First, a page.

This is an example of a non-routine transaction forming part of the investing activities of the company. If the transaction was planned more carefully the business could have been sold before the end of the year of assessment.

To avoid the risks arising from these types of transactions, a policy should be in place that all non-routine transactions are only undertaken after sign off by a tax expert.

The transaction phase is where the planned transactions are actually entered into and the legal rights and obligations arise.

Example of risk and possible control

A company incurs expenditure on research and development.. The tax law changes to allow the taxpayer to claim a deduction equal to 150% of the expenditure incurred. The company is not aware of the change and fails to claim the enhanced deduction.

The tax laws change continually, which creates the risk that a taxpayer continues with a particular tax treatment.

A person or persons in the organisation should be tasked with keeping the relevant people in the company apprised of changes in tax laws. A useful way to achieve this is to form a tax committee (we will discuss this in more detail in a later article) which is attended by a tax expert that can make the committee aware of significant changes in tax laws.

In the recording phase, the transactions are recorded in the company's accounting records and supporting documentation is retained.

Example and possible control

A company that is a VAT vendor claims input tax in relation to certain expenses in the calculation of its VAT liability. Four years later SARS conducts a VAT audit and requests copies of a sample of invoices. The company has since moved premises and can no longer locate the invoices which are in storage. SARS disallows the input tax deduction and imposes penalties and interest.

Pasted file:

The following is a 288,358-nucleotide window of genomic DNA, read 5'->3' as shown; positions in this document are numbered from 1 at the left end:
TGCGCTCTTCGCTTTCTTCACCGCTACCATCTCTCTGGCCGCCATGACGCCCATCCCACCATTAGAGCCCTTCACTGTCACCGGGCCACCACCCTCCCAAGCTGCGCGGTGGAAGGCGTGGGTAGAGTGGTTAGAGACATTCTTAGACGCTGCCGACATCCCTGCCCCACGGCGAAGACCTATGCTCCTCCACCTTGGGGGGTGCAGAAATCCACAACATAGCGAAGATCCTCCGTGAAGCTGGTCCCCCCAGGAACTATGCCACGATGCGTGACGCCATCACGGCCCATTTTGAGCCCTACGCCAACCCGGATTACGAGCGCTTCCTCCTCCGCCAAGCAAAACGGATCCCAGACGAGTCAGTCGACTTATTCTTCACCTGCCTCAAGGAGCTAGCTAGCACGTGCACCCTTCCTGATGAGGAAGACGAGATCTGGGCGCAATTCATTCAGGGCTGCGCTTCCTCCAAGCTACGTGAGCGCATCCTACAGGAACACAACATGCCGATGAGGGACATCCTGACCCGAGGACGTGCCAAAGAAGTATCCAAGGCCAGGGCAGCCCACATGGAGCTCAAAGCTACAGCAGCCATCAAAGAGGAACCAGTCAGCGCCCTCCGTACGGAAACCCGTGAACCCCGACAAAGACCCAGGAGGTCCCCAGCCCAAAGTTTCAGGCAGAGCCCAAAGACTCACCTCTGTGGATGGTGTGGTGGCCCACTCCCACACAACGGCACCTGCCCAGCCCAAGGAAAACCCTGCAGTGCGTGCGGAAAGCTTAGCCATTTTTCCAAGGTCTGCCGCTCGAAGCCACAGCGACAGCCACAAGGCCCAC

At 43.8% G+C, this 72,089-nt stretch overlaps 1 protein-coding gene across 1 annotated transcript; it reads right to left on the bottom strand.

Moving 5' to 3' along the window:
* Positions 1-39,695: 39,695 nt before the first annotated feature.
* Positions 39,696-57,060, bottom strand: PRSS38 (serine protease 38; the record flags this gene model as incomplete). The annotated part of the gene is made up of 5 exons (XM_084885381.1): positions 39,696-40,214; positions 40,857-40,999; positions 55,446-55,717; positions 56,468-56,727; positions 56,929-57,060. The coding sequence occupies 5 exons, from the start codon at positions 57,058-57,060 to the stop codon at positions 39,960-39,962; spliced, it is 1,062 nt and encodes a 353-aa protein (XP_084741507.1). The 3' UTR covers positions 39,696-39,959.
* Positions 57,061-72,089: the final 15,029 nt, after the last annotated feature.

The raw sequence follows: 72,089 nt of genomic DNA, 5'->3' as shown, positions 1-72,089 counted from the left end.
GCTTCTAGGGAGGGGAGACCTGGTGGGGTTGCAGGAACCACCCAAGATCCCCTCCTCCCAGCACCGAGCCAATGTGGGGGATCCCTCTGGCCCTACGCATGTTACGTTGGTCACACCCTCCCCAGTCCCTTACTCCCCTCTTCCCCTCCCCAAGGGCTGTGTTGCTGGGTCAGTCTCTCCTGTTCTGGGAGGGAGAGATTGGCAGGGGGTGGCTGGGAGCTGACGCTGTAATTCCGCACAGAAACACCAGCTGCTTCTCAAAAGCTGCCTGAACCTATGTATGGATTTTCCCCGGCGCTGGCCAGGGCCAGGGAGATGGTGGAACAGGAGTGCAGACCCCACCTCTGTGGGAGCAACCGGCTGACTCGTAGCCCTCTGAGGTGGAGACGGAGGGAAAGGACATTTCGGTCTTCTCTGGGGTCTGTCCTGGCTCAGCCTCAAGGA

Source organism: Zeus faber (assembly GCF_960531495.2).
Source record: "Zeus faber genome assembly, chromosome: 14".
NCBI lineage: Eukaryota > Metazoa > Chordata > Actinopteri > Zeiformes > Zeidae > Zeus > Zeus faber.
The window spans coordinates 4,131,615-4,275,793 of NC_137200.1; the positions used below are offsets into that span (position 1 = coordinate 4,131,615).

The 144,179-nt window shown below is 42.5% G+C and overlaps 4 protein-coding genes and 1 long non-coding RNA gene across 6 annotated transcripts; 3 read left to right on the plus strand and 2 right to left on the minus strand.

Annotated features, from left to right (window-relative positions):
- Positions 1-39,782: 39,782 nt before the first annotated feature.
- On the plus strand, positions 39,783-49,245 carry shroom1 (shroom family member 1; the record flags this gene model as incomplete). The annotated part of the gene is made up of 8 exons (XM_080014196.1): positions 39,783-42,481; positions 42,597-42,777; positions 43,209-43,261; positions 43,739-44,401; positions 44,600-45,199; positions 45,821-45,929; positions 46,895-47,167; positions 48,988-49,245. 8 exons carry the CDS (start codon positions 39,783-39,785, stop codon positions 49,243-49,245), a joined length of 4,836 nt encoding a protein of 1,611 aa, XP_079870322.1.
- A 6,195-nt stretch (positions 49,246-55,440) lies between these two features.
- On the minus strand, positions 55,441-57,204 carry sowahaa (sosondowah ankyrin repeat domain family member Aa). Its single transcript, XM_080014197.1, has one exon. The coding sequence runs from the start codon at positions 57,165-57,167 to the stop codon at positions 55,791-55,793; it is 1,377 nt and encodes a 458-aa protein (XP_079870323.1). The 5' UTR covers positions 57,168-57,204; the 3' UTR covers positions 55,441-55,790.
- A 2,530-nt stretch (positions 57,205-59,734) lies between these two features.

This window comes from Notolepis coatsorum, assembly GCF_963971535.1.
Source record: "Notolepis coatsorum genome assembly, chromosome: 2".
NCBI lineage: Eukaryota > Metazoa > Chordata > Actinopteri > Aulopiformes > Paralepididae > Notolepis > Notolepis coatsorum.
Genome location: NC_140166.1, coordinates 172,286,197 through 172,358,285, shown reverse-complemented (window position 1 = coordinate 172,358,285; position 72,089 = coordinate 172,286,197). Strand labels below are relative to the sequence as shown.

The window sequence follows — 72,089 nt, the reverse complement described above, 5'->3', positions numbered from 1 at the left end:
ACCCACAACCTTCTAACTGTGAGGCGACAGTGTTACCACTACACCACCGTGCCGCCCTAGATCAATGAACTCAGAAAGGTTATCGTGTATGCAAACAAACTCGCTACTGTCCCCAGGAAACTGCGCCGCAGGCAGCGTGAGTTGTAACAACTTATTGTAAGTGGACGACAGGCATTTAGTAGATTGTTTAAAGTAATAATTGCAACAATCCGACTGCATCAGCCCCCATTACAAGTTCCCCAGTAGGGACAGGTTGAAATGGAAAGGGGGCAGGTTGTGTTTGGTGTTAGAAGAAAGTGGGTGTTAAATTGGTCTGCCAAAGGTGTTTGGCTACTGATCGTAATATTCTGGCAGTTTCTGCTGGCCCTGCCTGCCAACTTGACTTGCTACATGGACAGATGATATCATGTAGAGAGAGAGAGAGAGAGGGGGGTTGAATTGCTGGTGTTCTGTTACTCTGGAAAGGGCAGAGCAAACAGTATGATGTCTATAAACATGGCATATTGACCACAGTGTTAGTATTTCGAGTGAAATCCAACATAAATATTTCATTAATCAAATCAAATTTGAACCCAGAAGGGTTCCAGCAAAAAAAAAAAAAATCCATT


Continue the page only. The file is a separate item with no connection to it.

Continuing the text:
A documentation retention policy should be in place to ensure this does not happen.

-In the tax computation phase the company calculates its tax liability based on the information contained in its accounting records.

Example and possible control

The financial manager calculates the tax liability incorrectly. A possible control would be a policy that requires that the tax computation be checked by a expert or performed by an expert.

-The reporting and payment phase entails the recognition and disclosure of the tax in the company's annual financial statements. The financial statements in turn are used to compile the tax return which is submitted to SARS. The company is also required to pay any taxes over to SARS when they become due.

Example and possible control

A company may underestimate its provisional tax resulting in penalties and interest. A process should be in place to ensure that provisional payments are reviewed by an internal or external tax expert.

-Finally, in the dispute resolution phase a dispute may arise between SARS and the taxpayer as to the correct tax treatment of an item in the return. This would begin with an objection to an assessment raised and end with the matter resolved between the parties or through a determination by a court.

Example and possible control

A company disagrees with an assessment and wishes to raise an objection; however, without adequate reasons, it submits the objection late. SARS disallows the objection and the assessment remains. A policy should be in place to ensure that responsibility is allocated to a particular person for the timeous submission of returns to and correspondence with correspondence with SARS.

Once the risk and control identification process is complete, there should be a good understanding of the risks and controls required to address these risks. It is recommended that the risks and controls be documented in a tax policy document. The policy document should be approved by the board so that each director has an understanding of the primary tax risks faced by the company and the framework that has been adopted to reduce these risks.

The content of this article is intended to provide a general guide to the subject matter. Specialist advice should be sought about your specific circumstances.